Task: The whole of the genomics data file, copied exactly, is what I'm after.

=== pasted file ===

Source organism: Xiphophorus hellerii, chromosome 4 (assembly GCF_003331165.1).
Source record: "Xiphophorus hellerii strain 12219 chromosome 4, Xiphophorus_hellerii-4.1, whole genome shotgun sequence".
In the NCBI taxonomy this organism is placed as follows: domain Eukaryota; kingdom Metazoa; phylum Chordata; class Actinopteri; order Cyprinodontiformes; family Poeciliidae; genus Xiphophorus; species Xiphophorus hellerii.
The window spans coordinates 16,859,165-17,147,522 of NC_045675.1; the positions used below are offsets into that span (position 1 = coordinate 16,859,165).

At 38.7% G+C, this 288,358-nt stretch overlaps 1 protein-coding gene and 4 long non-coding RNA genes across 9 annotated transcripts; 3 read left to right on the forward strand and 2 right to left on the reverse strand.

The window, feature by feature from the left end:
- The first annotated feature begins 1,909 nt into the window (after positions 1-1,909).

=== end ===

Source organism: Xiphophorus hellerii, chromosome 4 (assembly GCF_003331165.1).
Source record: "Xiphophorus hellerii strain 12219 chromosome 4, Xiphophorus_hellerii-4.1, whole genome shotgun sequence".
In the NCBI taxonomy this organism is placed as follows: domain Eukaryota; kingdom Metazoa; phylum Chordata; class Actinopteri; order Cyprinodontiformes; family Poeciliidae; genus Xiphophorus; species Xiphophorus hellerii.
The window spans coordinates 16,859,165-17,147,522 of NC_045675.1; the positions used below are offsets into that span (position 1 = coordinate 16,859,165).

At 38.7% G+C, this 288,358-nt stretch overlaps 1 protein-coding gene and 4 long non-coding RNA genes across 9 annotated transcripts; 3 read left to right on the forward strand and 2 right to left on the reverse strand.

The window, feature by feature from the left end:
- The first annotated feature begins 1,909 nt into the window (after positions 1-1,909).